Today was the first day of the Tokyo International Film Festival. I am covering the festival for a couple of publications this time around, and I was too busy running around getting photos of the opening ceremony and sorting through press releases to see a film. The festival’s opening film was The Social Network, which was completely sold out, with no seats for press, but I was not dying to see it anyway. So after returning home and sorting through all the photos I took, I popped in Life of Brian and got into bed.
The Life of Brian caused enormous controversy when it was released in 1979, with accusations of blasphemy getting the film restricted in many countries and outright band in others. John Cleese and Michael Palin famously debated British satirist Malcolm Muggeridge and Mervyn Stockwood, the Bishop of Southwark, on late night TV. Muggeridge called it a “tenth-rate film” that “there was nothing in this squalid little number that could possibly effect anyone” and the Bishop accused them of blasphemy. The satirist and the bishop had seen the film, but arrived 15 minutes late and missed the early scene that establishes that Brian and Jesus are actually separate people. The now infamous debate quickly digressed to the two members of the establishment making cheap insults directed at the young comedians.
The idea for the movie came when Eric Idle was doing an interview on Holy Grail and the journalist asked what their next film would be, and he glibly replied Jesus Christ: The Lust for Glory. This soon became a stock answer when they realized it quickly shut journalists up. When Idle told the other Pythons about it at the pub, they explored the idea of actually doing a comedy about Jesus. Idle later recalled he loved the idea of Jesus being a carpenter and ridiculing the craftsmanship of the cross which kept leaning over. In the televised debate, Palin said that one of the early joke ideas was someone calling a restaurant for a table for 12 for the last supper, and being told it would be difficult on a Saturday night. He later recalled that an early crucial decision was “do we make jokes about Jesus, or do we have Jesus in the film, and have the jokes separate from him?” Idle said that as they began their research, they found “that Jesus Christ was not pervious to comedy. There is nothing he says that you can laugh at.” Director Terry Jones recalled that they “wanted to focus on what was funny, and what was funny was not what Jesus says, but about how people misinterpret that.” And thus some of the best jokes in the film: “Blessed are the cheesemakers? What’s so special about the cheesemakers?” Palin said the researched the period quite seriously, and found there was a kind of “messiah fever” in Judea at the time, with a lot of people being mistaken messiahs, and this is the idea they seized upon the film.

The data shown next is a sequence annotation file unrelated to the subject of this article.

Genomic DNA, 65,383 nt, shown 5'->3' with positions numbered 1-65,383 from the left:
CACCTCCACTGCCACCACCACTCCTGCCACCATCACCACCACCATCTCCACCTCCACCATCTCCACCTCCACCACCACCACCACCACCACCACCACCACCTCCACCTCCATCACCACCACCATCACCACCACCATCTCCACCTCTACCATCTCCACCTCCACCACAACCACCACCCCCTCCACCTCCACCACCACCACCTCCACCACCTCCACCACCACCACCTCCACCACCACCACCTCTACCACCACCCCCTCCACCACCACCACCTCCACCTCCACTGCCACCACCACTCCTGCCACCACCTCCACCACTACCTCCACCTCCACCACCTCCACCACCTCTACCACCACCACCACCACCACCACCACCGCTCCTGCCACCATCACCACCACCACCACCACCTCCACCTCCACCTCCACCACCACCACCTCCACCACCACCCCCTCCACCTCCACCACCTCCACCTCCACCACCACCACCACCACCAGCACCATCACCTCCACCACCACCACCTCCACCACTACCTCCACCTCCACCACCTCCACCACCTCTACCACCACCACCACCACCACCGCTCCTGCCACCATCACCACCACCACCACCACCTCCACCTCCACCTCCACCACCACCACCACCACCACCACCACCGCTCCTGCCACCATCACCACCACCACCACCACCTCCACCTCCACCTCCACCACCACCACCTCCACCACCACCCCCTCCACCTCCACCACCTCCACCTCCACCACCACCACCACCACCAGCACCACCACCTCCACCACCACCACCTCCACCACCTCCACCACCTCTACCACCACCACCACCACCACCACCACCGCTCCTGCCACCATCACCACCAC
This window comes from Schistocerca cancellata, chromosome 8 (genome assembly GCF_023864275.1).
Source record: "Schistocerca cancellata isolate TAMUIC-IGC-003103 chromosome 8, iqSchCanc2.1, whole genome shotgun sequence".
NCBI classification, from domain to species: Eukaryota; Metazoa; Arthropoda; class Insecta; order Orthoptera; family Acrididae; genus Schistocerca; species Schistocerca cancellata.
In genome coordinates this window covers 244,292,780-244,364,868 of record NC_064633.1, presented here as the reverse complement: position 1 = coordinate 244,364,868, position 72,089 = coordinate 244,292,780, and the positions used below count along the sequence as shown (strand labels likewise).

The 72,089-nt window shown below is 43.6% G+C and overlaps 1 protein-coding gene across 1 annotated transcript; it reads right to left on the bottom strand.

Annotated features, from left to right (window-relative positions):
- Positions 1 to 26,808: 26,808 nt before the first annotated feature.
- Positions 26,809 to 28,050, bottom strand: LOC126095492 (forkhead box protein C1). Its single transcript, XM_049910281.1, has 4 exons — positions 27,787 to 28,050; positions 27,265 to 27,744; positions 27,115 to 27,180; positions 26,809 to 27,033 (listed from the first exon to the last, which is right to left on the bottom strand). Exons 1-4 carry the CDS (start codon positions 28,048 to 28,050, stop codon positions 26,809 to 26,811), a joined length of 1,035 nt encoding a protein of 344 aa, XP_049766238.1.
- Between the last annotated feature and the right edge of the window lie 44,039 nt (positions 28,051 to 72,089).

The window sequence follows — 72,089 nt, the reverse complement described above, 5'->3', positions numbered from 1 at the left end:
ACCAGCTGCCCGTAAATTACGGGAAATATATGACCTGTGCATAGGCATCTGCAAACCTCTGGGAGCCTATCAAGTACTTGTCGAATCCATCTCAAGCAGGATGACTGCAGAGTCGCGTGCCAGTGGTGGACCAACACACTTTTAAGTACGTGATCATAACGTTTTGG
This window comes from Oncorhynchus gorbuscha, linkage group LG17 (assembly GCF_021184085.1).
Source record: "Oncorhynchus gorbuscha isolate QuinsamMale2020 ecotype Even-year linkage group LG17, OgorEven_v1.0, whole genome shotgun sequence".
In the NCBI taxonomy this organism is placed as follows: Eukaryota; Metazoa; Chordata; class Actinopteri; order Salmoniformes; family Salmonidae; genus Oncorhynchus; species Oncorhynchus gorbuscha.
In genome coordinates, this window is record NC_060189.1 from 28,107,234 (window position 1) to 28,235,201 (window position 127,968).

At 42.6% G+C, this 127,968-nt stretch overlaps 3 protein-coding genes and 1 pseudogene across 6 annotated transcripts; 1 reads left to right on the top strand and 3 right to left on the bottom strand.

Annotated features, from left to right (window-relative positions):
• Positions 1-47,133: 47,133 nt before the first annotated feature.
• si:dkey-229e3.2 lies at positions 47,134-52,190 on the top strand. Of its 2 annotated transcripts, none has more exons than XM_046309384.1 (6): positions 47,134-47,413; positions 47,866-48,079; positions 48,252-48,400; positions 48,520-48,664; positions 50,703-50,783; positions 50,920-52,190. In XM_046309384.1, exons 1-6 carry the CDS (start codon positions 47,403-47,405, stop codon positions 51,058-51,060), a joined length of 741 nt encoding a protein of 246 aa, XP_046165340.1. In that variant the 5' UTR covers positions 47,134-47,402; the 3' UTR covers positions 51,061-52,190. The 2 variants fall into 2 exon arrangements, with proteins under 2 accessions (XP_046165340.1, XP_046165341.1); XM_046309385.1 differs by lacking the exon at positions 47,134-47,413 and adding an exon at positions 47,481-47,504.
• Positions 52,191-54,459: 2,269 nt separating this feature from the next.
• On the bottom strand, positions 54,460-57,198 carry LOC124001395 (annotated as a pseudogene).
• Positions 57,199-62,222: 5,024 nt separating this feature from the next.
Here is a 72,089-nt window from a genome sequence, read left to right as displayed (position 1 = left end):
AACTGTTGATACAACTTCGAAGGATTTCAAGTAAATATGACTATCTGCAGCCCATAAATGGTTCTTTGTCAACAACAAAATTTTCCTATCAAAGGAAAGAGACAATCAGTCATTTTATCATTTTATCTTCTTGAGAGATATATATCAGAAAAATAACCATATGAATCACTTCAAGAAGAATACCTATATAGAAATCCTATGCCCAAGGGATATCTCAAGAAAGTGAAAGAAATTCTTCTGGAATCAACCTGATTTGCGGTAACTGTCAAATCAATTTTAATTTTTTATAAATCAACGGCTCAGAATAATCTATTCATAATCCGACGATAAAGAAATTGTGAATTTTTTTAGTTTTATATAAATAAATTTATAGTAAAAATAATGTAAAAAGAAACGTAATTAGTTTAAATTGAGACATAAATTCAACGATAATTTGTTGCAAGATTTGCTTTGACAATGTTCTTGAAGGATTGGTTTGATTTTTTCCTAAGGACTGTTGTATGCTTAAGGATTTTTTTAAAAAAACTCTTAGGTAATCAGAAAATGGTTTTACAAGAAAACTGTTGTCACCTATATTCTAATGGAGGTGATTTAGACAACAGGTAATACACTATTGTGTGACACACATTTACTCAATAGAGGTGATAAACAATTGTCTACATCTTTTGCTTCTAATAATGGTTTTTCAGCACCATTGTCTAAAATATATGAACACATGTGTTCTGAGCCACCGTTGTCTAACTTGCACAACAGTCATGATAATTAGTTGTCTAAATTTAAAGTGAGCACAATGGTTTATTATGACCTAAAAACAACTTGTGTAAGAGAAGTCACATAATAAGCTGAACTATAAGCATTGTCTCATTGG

The film is certainly not blasphemous or critical of Jesus, but it does satirize the history or religion. Terry Gilliam called the script “the best writing in Python—it is political writing, which is what is so brilliant about it.” Gilliam says the scene in which the fervent followers of the reluctant Brian find his discarded sandal and gourd and interpret them as signs from God “tells you everything you need to know about the history of religion.” Jones said it “isn’t blasphemous because it doesn’t touch on belief at all. It is heretical, because it touches on dogma and the interpretation of belief, rather than belief itself.” Personally, I find the funniest moments to be the silly jokes that don’t target religions, such as the speech-impeded Pontius Pilate declaring “we will welease Bwaian!” and the centurion correcting the grammar of Latin graffiti. Not surprisingly, many people who had never seen the film turned out to protest it, which only gave plenty of free media exposures and the Pythons were able to look at the bright side of life while they laughed all the way to the bank.